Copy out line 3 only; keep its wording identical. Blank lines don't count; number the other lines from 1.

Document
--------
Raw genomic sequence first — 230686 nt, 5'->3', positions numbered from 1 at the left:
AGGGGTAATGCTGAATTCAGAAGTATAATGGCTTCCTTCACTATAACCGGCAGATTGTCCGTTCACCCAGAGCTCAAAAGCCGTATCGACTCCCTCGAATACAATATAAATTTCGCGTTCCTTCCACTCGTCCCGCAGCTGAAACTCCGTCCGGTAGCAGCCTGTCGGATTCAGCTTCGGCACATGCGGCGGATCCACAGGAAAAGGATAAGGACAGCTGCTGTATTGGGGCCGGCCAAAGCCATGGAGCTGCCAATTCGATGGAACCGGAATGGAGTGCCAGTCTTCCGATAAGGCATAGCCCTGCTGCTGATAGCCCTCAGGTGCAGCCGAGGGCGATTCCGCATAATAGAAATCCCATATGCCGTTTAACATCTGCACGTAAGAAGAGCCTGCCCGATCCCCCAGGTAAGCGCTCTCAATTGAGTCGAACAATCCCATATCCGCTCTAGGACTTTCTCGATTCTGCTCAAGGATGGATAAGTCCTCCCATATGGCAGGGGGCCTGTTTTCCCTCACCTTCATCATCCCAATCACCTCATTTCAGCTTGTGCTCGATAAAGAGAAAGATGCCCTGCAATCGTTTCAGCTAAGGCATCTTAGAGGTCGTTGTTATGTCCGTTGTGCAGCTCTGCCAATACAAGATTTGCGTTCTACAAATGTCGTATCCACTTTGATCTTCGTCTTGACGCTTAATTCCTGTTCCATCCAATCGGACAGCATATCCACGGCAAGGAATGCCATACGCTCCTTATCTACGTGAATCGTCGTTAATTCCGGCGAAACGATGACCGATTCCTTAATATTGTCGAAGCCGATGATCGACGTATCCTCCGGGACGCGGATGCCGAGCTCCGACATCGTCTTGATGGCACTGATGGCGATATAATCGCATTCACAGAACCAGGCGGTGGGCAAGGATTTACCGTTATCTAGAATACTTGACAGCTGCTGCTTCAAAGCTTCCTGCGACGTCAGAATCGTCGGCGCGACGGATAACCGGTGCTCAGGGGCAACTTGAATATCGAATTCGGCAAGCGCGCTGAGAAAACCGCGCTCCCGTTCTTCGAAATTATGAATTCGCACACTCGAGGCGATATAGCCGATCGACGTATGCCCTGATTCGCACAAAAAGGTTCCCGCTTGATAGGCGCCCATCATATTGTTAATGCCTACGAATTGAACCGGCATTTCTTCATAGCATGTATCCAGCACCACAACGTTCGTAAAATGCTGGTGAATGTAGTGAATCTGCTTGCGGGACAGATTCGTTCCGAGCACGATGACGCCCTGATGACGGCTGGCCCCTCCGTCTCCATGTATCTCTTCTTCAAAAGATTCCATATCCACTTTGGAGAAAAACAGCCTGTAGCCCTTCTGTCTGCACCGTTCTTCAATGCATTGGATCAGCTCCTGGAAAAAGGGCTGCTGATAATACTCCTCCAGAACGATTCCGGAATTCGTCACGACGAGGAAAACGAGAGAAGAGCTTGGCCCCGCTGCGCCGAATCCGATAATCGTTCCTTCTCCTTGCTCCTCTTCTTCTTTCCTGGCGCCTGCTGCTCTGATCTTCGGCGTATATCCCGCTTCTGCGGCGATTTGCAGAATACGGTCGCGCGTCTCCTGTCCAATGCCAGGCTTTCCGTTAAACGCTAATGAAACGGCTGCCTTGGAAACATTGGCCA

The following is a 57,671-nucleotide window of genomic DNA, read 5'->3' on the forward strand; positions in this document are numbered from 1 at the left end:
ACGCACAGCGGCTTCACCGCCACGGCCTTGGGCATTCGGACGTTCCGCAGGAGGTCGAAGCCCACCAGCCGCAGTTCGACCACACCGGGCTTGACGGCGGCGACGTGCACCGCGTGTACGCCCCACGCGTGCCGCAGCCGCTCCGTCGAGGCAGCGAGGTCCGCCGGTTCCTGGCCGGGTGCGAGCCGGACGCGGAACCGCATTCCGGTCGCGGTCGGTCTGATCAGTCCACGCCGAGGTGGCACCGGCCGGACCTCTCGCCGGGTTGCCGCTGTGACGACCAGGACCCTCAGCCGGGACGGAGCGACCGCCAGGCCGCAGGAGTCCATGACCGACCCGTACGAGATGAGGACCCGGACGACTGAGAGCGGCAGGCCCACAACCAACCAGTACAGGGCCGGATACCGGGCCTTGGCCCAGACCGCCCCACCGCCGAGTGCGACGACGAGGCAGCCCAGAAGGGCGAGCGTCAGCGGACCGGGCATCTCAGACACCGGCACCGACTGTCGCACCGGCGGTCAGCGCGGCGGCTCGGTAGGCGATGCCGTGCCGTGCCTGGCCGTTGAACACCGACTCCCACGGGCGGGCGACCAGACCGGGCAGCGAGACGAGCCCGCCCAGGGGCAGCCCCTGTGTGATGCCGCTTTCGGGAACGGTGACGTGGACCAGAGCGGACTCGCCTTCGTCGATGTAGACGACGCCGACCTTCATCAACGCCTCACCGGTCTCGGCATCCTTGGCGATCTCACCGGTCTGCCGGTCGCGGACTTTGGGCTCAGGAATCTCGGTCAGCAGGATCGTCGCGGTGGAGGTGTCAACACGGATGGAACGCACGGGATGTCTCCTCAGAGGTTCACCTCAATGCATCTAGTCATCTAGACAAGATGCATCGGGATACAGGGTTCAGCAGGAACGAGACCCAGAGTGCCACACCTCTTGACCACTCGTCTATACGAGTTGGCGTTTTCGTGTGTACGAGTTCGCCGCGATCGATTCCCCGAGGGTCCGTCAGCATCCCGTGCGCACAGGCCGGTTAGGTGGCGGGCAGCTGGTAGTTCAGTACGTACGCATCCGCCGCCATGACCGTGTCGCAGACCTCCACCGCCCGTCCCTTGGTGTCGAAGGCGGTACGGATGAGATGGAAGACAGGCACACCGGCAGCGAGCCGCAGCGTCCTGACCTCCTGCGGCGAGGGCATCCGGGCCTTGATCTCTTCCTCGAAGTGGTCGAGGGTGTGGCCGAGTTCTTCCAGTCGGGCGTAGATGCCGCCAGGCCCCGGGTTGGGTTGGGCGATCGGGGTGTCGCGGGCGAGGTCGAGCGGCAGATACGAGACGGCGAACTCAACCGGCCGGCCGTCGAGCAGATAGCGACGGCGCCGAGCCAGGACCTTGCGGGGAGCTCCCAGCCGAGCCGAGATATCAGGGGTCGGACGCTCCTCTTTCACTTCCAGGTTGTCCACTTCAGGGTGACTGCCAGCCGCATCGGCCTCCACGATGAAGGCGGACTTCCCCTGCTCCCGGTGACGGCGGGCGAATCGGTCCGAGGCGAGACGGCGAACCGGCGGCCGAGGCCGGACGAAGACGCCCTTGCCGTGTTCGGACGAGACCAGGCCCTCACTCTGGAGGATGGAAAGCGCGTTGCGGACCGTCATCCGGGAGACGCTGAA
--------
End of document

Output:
The following is a 57,671-nucleotide window of genomic DNA, read 5'->3' on the forward strand; positions in this document are numbered from 1 at the left end: